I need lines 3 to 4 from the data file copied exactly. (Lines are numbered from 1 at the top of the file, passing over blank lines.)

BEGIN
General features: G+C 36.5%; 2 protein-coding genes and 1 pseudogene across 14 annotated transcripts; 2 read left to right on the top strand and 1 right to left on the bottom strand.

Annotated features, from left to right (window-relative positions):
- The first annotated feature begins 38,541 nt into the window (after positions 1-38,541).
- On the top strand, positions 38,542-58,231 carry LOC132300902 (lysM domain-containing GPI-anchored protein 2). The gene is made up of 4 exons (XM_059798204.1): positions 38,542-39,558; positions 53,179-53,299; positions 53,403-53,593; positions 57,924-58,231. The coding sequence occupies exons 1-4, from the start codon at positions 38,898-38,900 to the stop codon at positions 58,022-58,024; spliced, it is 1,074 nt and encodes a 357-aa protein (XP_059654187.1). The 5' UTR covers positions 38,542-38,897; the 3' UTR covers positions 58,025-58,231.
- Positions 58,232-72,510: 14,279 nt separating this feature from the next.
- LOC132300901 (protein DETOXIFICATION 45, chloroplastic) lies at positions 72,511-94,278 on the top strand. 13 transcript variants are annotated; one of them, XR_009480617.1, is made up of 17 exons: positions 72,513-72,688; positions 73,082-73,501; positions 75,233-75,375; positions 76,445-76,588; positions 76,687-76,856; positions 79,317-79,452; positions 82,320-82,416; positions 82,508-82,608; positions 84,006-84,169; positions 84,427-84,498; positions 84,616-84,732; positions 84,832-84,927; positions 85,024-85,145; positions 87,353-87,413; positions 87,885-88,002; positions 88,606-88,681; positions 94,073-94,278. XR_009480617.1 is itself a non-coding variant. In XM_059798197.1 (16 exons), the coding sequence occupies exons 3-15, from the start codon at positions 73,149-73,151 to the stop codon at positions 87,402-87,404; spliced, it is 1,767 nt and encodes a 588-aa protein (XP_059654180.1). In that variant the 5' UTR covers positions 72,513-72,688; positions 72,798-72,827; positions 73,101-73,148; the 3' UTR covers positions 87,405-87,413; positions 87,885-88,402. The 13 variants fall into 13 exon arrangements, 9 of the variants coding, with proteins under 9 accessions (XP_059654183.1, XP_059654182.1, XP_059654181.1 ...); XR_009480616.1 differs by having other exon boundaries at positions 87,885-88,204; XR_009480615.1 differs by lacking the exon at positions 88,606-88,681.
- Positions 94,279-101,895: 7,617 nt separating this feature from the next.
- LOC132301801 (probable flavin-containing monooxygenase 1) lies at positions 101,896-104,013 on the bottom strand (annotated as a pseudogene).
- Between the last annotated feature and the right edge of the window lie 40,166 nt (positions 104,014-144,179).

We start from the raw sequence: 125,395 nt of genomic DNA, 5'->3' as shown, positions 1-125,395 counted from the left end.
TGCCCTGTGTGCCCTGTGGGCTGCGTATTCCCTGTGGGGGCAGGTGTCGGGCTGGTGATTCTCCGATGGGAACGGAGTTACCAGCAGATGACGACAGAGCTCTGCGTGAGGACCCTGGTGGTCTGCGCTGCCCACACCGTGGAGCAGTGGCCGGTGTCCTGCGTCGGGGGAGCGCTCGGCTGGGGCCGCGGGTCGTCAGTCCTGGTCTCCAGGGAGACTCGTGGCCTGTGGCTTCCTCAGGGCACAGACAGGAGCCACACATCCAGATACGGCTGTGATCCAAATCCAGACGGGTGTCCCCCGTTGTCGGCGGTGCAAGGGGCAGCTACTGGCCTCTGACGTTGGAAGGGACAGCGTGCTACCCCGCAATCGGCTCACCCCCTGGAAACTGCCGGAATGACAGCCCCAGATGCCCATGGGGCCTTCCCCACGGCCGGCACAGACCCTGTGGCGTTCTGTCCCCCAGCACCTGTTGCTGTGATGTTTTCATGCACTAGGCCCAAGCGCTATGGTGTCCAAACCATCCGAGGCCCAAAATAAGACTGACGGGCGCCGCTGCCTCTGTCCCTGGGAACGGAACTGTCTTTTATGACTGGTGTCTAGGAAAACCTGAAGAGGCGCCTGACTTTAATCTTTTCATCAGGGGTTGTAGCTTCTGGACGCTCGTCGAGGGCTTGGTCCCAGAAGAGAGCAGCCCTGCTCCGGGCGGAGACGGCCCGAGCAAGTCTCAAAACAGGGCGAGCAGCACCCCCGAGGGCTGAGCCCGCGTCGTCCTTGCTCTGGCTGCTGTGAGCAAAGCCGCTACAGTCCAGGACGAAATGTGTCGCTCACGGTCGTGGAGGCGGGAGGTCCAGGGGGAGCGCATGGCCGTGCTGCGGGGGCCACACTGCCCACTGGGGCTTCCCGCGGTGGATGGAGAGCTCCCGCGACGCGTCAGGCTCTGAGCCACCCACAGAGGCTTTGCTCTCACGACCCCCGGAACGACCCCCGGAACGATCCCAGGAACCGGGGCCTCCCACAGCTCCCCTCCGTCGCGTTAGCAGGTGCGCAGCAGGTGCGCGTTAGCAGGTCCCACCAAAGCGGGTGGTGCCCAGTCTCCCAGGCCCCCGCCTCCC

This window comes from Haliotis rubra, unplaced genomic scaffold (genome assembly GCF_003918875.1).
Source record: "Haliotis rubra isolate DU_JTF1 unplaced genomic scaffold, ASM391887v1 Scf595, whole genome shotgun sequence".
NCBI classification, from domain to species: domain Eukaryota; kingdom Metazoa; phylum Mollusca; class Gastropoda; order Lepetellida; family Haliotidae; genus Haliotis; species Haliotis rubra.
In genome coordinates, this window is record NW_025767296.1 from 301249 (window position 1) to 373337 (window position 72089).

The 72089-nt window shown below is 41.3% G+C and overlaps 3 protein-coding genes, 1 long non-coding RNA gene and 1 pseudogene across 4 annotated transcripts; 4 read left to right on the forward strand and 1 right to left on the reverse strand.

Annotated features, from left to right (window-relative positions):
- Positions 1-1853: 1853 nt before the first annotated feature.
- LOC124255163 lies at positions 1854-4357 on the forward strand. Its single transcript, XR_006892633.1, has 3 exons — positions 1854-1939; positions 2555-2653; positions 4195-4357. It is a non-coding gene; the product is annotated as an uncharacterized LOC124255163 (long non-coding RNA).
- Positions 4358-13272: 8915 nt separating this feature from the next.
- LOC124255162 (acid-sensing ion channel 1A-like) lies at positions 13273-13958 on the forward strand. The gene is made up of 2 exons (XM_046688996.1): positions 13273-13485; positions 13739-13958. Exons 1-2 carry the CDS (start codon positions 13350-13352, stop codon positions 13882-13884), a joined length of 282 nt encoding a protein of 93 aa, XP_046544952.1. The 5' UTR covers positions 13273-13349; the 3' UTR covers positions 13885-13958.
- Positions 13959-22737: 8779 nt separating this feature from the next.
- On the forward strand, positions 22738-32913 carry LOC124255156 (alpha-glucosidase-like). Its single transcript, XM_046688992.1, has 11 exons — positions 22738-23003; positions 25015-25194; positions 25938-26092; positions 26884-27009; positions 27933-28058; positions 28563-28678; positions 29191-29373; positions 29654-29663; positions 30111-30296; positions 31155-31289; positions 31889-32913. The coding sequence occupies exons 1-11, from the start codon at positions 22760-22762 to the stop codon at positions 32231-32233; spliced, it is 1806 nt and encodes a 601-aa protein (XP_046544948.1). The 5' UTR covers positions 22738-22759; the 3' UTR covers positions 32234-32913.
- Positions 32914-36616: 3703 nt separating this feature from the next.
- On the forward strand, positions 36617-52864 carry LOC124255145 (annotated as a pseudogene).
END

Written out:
- The first annotated feature begins 38,541 nt into the window (after positions 1-38,541).
- On the top strand, positions 38,542-58,231 carry LOC132300902 (lysM domain-containing GPI-anchored protein 2). The gene is made up of 4 exons (XM_059798204.1): positions 38,542-39,558; positions 53,179-53,299; positions 53,403-53,593; positions 57,924-58,231. The coding sequence occupies exons 1-4, from the start codon at positions 38,898-38,900 to the stop codon at positions 58,022-58,024; spliced, it is 1,074 nt and encodes a 357-aa protein (XP_059654187.1). The 5' UTR covers positions 38,542-38,897; the 3' UTR covers positions 58,025-58,231.